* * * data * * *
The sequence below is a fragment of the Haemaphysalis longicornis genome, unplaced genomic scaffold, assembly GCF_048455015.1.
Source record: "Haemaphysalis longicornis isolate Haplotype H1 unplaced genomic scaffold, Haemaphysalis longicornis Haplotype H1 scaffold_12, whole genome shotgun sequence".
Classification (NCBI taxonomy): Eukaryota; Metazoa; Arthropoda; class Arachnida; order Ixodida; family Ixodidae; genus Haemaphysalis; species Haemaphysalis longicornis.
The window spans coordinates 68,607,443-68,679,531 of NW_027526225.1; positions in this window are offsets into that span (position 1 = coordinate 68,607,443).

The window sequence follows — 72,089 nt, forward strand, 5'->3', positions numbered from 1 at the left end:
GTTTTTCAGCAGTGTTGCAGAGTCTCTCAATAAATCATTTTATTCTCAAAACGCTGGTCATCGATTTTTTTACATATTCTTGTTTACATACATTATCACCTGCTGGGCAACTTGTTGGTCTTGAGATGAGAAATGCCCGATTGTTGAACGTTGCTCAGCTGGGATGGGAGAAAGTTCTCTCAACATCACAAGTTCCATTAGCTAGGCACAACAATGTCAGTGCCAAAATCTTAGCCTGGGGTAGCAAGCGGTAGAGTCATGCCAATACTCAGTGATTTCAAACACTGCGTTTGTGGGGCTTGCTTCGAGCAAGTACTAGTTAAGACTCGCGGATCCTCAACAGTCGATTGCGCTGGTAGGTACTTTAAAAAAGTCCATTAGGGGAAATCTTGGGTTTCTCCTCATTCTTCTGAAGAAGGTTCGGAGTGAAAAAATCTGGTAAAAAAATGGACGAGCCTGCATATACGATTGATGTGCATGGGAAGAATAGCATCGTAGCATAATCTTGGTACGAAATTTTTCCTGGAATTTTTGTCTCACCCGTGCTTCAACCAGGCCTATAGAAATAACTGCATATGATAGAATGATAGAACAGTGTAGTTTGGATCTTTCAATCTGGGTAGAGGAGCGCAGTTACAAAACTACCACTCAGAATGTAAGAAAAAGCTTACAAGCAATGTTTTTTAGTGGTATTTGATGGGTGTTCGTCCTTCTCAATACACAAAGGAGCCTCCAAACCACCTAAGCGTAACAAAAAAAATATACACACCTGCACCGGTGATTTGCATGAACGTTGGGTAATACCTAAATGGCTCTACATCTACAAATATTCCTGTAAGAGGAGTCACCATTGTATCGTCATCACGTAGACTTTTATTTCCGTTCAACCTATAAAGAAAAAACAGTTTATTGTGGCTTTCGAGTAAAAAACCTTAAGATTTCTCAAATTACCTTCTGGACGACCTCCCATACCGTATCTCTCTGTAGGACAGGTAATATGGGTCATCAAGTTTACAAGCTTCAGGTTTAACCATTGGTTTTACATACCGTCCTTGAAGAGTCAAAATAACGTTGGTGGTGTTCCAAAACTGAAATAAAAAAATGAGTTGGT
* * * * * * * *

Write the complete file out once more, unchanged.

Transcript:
The sequence below is a fragment of the Haemaphysalis longicornis genome, unplaced genomic scaffold, assembly GCF_048455015.1.
Source record: "Haemaphysalis longicornis isolate Haplotype H1 unplaced genomic scaffold, Haemaphysalis longicornis Haplotype H1 scaffold_12, whole genome shotgun sequence".
Classification (NCBI taxonomy): Eukaryota; Metazoa; Arthropoda; class Arachnida; order Ixodida; family Ixodidae; genus Haemaphysalis; species Haemaphysalis longicornis.
The window spans coordinates 68,607,443-68,679,531 of NW_027526225.1; positions in this window are offsets into that span (position 1 = coordinate 68,607,443).

The window sequence follows — 72,089 nt, forward strand, 5'->3', positions numbered from 1 at the left end:
GTTTTTCAGCAGTGTTGCAGAGTCTCTCAATAAATCATTTTATTCTCAAAACGCTGGTCATCGATTTTTTTACATATTCTTGTTTACATACATTATCACCTGCTGGGCAACTTGTTGGTCTTGAGATGAGAAATGCCCGATTGTTGAACGTTGCTCAGCTGGGATGGGAGAAAGTTCTCTCAACATCACAAGTTCCATTAGCTAGGCACAACAATGTCAGTGCCAAAATCTTAGCCTGGGGTAGCAAGCGGTAGAGTCATGCCAATACTCAGTGATTTCAAACACTGCGTTTGTGGGGCTTGCTTCGAGCAAGTACTAGTTAAGACTCGCGGATCCTCAACAGTCGATTGCGCTGGTAGGTACTTTAAAAAAGTCCATTAGGGGAAATCTTGGGTTTCTCCTCATTCTTCTGAAGAAGGTTCGGAGTGAAAAAATCTGGTAAAAAAATGGACGAGCCTGCATATACGATTGATGTGCATGGGAAGAATAGCATCGTAGCATAATCTTGGTACGAAATTTTTCCTGGAATTTTTGTCTCACCCGTGCTTCAACCAGGCCTATAGAAATAACTGCATATGATAGAATGATAGAACAGTGTAGTTTGGATCTTTCAATCTGGGTAGAGGAGCGCAGTTACAAAACTACCACTCAGAATGTAAGAAAAAGCTTACAAGCAATGTTTTTTAGTGGTATTTGATGGGTGTTCGTCCTTCTCAATACACAAAGGAGCCTCCAAACCACCTAAGCGTAACAAAAAAAATATACACACCTGCACCGGTGATTTGCATGAACGTTGGGTAATACCTAAATGGCTCTACATCTACAAATATTCCTGTAAGAGGAGTCACCATTGTATCGTCATCACGTAGACTTTTATTTCCGTTCAACCTATAAAGAAAAAACAGTTTATTGTGGCTTTCGAGTAAAAAACCTTAAGATTTCTCAAATTACCTTCTGGACGACCTCCCATACCGTATCTCTCTGTAGGACAGGTAATATGGGTCATCAAGTTTACAAGCTTCAGGTTTAACCATTGGTTTTACATACCGTCCTTGAAGAGTCAAAATAACGTTGGTGGTGTTCCAAAACTGAAATAAAAAAATGAGTTGGT